As house prices and mortgage rates rise, young couples struggle with down payments and loan qualifications. 1031 parents who have business or investment real estate can help them purchase a principal residence while still receiving all the advantages of being a real estate investor and completing a 1031 exchange. The investor-parents (the exchangers) can exchange from their current rental, investment or business property and co-purchase an interest in the young couple’s desired principal residence as the 1031 exchange replacement property using a shared equity agreement. If the investor-parents maintain their investment ownership status, they can perform another 1031 exchange out of their interest in the real estate to another replacement property when the time arises.
Shared Equity Agreements are sometimes used in the following ways:
- to help a child purchase a home
- occupying co-owner does not have the down payment needed to purchase a home but has enough monthly income to pay the monthly mortgage
- co-owner can afford to purchase a home but cannot qualify for the mortgage independently
The purchase of an undivided interest in the investment property with a third party who will occupy the property as their principal residence (referred to as occupying “co-owner”) can qualify as Section 1031 Exchange replacement provided the 1031 investor (co-owner) meets certain criteria in written “shared equity” financing agreement.”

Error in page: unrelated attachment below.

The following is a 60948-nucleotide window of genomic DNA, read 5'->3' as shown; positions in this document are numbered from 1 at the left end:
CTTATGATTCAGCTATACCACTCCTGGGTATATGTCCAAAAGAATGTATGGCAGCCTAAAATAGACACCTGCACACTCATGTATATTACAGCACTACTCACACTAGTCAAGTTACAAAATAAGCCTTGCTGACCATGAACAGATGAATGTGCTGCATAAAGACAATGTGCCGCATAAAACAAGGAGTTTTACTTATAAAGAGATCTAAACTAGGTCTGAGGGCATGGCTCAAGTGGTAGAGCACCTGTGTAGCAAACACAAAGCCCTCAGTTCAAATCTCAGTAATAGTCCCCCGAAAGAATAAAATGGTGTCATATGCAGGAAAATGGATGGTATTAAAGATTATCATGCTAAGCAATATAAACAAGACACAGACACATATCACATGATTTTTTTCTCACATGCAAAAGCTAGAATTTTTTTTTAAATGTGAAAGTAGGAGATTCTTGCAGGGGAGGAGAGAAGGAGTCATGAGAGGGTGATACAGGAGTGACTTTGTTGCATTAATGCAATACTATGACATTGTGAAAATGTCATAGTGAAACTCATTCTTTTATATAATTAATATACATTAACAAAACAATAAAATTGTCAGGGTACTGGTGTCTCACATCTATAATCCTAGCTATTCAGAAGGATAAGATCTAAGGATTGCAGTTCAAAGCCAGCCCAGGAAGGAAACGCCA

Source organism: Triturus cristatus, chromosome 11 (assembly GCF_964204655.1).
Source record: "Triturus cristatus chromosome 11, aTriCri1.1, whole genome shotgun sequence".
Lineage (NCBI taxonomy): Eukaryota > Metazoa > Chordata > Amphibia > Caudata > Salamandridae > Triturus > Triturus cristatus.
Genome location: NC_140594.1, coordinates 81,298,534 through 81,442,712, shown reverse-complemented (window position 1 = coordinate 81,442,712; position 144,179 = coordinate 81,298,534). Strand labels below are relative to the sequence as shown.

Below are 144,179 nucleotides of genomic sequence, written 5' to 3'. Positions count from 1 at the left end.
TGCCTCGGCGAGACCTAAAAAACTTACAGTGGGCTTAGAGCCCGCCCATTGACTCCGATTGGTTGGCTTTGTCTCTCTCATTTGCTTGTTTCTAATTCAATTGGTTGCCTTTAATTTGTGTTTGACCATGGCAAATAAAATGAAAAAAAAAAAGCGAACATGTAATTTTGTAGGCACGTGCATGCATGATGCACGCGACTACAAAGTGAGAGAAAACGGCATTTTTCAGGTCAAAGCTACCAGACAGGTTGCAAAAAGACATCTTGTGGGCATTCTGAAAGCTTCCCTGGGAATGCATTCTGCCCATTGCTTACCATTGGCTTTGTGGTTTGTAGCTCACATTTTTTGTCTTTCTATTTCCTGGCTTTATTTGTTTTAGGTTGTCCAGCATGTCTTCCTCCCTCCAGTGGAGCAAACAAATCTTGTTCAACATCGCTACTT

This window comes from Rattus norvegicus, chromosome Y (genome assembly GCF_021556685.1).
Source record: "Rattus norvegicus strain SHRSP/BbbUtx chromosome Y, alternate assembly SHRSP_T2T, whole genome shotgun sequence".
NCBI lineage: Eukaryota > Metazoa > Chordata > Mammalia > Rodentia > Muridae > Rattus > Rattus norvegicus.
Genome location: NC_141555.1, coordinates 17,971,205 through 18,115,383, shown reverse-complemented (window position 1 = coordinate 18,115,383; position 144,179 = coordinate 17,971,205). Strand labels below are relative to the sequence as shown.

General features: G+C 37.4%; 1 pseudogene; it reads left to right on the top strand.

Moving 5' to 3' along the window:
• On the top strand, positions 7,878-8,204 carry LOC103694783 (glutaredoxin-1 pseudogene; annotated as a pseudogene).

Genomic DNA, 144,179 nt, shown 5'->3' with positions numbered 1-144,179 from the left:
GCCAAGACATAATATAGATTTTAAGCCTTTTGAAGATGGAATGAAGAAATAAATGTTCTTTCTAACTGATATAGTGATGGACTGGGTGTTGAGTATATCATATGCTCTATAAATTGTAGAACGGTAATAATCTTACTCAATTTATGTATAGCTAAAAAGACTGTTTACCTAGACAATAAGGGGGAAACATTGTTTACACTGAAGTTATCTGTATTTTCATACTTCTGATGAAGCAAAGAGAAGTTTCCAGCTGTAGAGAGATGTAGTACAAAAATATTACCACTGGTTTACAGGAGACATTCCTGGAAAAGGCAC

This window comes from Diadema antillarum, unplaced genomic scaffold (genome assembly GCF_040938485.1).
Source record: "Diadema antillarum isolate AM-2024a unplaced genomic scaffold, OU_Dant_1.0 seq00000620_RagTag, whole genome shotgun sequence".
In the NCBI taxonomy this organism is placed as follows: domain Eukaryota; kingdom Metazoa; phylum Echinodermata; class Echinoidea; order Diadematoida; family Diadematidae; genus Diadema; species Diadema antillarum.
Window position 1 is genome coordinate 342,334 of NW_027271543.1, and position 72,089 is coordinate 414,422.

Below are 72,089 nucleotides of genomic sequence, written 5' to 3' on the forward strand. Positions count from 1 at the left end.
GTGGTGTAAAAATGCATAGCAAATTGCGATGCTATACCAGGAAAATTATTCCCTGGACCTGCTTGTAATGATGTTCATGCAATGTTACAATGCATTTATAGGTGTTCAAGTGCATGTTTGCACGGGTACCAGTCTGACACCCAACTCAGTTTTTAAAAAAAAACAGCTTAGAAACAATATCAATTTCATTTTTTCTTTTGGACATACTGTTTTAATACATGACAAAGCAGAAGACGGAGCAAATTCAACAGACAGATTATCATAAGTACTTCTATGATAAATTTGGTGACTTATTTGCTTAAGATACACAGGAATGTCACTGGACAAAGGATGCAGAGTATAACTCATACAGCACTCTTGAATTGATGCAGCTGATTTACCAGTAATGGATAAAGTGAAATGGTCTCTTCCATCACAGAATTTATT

Under a Shared Equity Agreement, the investor co-owner receives Fair Market Rental income based upon their ownership percentage. A shared equity financing agreement is defined in IRC Section 2801A(d)(3)© and IRS publication 527.
Fair Market Rent (FMR) needs to be paid to the investor co-owner by occupying co-owner based upon their ownership % by the occupying co-owner. For example, if the FMR rent is $2,000 and the 1031investor-parent owns 30% interest in the property. Then the child or co-owner must pay $ 600 each month to the investor-parent.
The Written Agreement must define in detail the financial relationship including Who is Responsible for: repairs, maintenance, property taxes, hazard insurance, HOA dues, and other ownership costs.
If there is No Written Agreement and - or the occupying co-owner does not pay fair market rent or stops paying rent the IRS will classify the property as the investor co-owner’s second home.
A well-drafted share equity agreement, along with a recordable memorandum of the agreement, will provide the investor-co-owner with protections and the right to sell if the occupying co-owner does not pay agreed-upon costs. Investor co-owners should seek advice from knowledgeable tax and legal advisors who can prepare the necessary written agreements.
Annamarie Kooning is a local 1031 exchange expert and NW Division Manager at Asset Preservation, Inc., a leading national 1031 qualified intermediary. Contact Annamarie at 206-701-1887 or email@example.com.